While Dempster hardly seems the type to demand an extension in exchange for waiving his no-trade rights, the team that acquires him might be interested in such a condition as part of the deal.
The Cubs want to assume the majority of the nearly $7 million remaining on Dempster’s contract to secure better prospects. So, given the high acquisition cost, it makes sense that the acquiring team might want to enhance its own return by getting an extra year or two out of Dempster.
Such a deal would not necessarily happen right away; Dempster might want to familiarize himself with his new environment first. But if a team cannot get draft-pick compensation for Dempster, it might opt for something even better: Dempster himself.
PHILLIES PROBLEMS, CHAPTER 36
One rival executive says that Phillies second baseman Chase Utley looks quite slow in the field and that he might need to move to first base in the near future.
Good luck with that in Philadelphia; first baseman Ryan Howard is signed through 2016. Utley, meanwhile, will earn $15 million next season in the final year of his contract.
Speaking of the Phillies, I noted their potential luxury-tax problems on the FOX pregame show Saturday. Trading shortstop Jimmy Rollins would be one way to ease the burden, but good luck with that, too.
Rollins, 33, theoretically would make sense for any number of teams that would benefit from an upgrade at shortstop — the Dodgers, Giants, Pirates, Athletics and Diamondbacks all come to mind.
But as one rival executive says, “That contract, boy oh boy . . .”
Rollins, re-signed as a free agent by the Phils last offseason, is guaranteed salaries of $11 million through 2014, and his deal also includes a player or club option for ’15 that will be worth a minimum of $5 million.
A team might want him, but not at that price and not for that long.
PIRATES’ MARTE: TOO MUCH HYPE?
Scouts and executives from multiple clubs continue to express doubt about the ability of Pirates Triple-A outfielder Starling Marte to become a star.
Marte, who turns 24 on Oct. 9, generally draws raves for his defense, but one scout describes him as a “tweener” with shaky instincts in center field and not enough power for left.
The scout also says that Marte struggles with good fastballs and too frequently is caught stealing; Marte has succeeded in only 18 of 30 attempts, or 60 percent.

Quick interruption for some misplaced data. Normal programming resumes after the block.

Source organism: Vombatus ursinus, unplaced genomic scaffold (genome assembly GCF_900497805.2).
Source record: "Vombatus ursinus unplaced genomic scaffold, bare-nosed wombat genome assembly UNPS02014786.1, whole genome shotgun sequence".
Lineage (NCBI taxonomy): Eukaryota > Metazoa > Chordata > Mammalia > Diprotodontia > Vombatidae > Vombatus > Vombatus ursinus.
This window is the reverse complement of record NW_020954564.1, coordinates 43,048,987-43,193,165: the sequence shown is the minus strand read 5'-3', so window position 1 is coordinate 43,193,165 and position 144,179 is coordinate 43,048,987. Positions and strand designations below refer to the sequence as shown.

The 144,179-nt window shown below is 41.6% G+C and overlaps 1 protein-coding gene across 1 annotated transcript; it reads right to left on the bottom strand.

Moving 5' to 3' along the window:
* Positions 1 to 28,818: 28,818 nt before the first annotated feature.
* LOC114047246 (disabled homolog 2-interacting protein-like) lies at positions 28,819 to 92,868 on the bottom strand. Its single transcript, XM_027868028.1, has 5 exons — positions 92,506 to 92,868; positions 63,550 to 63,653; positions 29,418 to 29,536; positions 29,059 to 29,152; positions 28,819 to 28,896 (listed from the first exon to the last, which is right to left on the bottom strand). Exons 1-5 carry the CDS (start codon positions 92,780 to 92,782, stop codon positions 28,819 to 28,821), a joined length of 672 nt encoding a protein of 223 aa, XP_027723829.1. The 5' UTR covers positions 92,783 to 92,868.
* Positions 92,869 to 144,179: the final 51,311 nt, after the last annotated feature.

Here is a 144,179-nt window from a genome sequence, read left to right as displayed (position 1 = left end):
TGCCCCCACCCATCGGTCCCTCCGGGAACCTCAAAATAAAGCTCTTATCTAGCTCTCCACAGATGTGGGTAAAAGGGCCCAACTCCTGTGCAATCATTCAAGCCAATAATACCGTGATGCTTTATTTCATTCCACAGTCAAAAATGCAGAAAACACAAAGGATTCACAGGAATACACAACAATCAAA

Marte has improved his walk rate this season and still has time of develop. But at this point, it seems unlikely that he could be the centerpiece of a trade for a player such as Diamondbacks right fielder Justin Upton.
WHY THE ROCKIES LIKE RAMON
Sometimes, veteran players have more value to their present club than they would in a trade. Rockies catcher Ramon Hernandez could be a case in point.
The Rockies signed Hernandez last offseason to help rookie Wilin Rosario with his game-calling and receiving.
Rosario, 23, might learn more by playing less — something that the Reds’ rookie backup, Devin Mesoraco, says has been helpful in his own development.
The problem is that the Rockies’ other catcher, Wil Nieves, doesn’t hit well enough to merit consistent playing time (and currently is on the disabled list with turf toe).
So, while the idea of trading Hernandez to say, the Mets, seems logical enough, the Rockies aren’t sure it would be best for Rosario.
They would move Hernandez, but only at their price.
THE CUB WHO GOT AWAY
Rockies outfielder Tyler Colvin is proving one of the best trade acquisitions of last offseason, especially considering that he is under club control through 2015.
Colvin, who turns 27 on Sept. 5, is batting .299 with a .941 OPS in 212 plate appearances — and that includes an .833 OPS away from Coors Field.
The Rockies acquired Colvin and infielder DJ LeMahieu from the Cubs last Dec. 8 for third baseman Ian Stewart and right-hander Casey Weathers.
LeMahieu, currently at Triple A, projects as a solid utility type. Stewart just underwent wrist surgery. Weathers has a 5.62 ERA in 20 relief appearances at Double A.
AROUND THE HORN
• The Brewers opened the second half by winning two of three from the Pirates, and could pass on selling if they continue to play well in their next two series against the Cardinals and Reds.
Meanwhile, the Dodgers’ interest in third baseman Aramis Ramirez, first reported by Yahoo! Sports, makes sense given the scarcity of right-handed power hitters in the trade market.
Ramirez’s salary rises from $6 million this season to $10 million in 2013 to $16 million in ’14, but that last year is not quite as onerous as it sounds — $6 million is deferred without interest, with $3 million to be paid in 2017 and $3 million in ’18, according to a major league source.
• The Cubs, according to one rival executive, sought a package for right-hander Matt Garza last offseason similar to what the Athletics received for lefty Gio Gonzalez — catcher Derek Norris, lefty Tommy Milone and righties Brad Peacock and A.J. Cole.
At the time, Gonzalez was three years away from free agency, Garza two. Now Garza is down to one year plus two months, but the Cubs still could get a significant return. The extra year — and possibility of a draft pick on the back end — enhances Garza’s value.
• The Tigers are scouting Rockies second baseman Marco Scutaro, who is batting .273 but with only a .693 OPS. The Brewers, in search of a shortstop, inquired on Scutaro at one point, but talks failed to progress.
• Outfielder Nate McLouth got off to a slow start with the Orioles’ Triple-A affiliate, but in his last 10 games he has batted .325 with a 1.188 OPS. The Orioles must promote him by the end of the month, or McLouth can exercise an out in his contract.